The private or magnet school still doesn't get anymore money/child than before and the other public school doesn't get any less.

Again, some children may get stuck behind. But better only say...200 than 2000, which is what is currently happening in some inner city schools. And, reducing the number of students from 2000 to 200 in the rundown school might actually help the school board and pricipal run that school more efficiently and concentrate on the students more.

Flamingo Jones said...

We have school choice here. But that's not the same thing as school vouchers.

You can legally send your child to any district you want. And people take advantage. I don't have a problem with school choice in that respect.

Nick said...

Well Flamingo, I actually like that idea too. Why isn't that nation wide? Also, if a parent sends their child to a different school district, which district receives the money for that student?

Look, I like vouchers b/c it gives kids an opportunity to go to a better school. If yall aleady have that in your state, where kids can go to a school in any district they want, then that's better than the current popular system.

Only one problem, how does the bussing work? What about the parents that can't take their kids to a school in another district. Vouchers for a magnent school or private school in the same districts would make better schools more accessible. But look, if yall have the bussing problem taken care of to and already have an efficient system, then that could work.

Like I said, at least its better than the widespread system where if you reside in a crappy school districts & don't have much money, you're just shit out of luck.

Ian McGibboney said...

Cajun Tiger, I can imagine you do disagree with me 100 percent in terms of opinion. But are you saying also that you disagree with the facts? Several of my points are simple reiterations of things said in the report, and some agree with the obvious points Stossel makes (such as the advantage of smaller student/teacher ratios). Oh, and do you also disagree that the two interviewers I mentioned are who they are? I just want to make sure where you stand, so I know you aren't just another kneejerk reactionary who will automatically dismiss anything I ever say.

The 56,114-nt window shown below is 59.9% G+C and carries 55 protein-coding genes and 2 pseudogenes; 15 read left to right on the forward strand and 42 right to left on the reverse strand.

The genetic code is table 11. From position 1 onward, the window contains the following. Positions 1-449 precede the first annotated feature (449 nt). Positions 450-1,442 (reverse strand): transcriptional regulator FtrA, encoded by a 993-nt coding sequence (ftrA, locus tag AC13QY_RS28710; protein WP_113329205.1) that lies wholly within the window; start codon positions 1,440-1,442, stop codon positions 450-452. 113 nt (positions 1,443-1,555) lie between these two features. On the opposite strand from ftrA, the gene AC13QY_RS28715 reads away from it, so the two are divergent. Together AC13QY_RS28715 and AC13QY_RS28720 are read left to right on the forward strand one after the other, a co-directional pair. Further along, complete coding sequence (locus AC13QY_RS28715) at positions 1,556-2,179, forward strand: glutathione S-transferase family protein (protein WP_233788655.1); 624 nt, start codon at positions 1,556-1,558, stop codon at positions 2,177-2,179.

I am in favor of educational reform in the form of strengthening all public schools. If we do that, then there would be no need for shifting studnets in money into better schools, thus further agitating the problem.

Flamingo, how does school choice work in Wisconsin?

Nick, The main problem I have with vouchers is that they do nothing to address the failing schools. The idea is that, if faced with student flight, the schools will get their acts together, right? But do we deny cancer patients chemotherapy, so that they're motivated to beat the cancer on their own? No.

If 2,000 students are suffering, then we have to address how to help them as a whole, rather than rescue 200 of them and leave the other 1,800 to the indifferent hand of Adam W. Bush.

Nick said...

First of all, I think it's the other way around. Out of 2000 students, 1800 would benefit.

Your analogy with cancer patients does not hold because that is completely different. You don't deny the patients care, much like you are still are not denying funding to the students, regardless of where they attend school. Again, you still have yet to address this: The same amount of funding per student would still be the same for the schools they attend.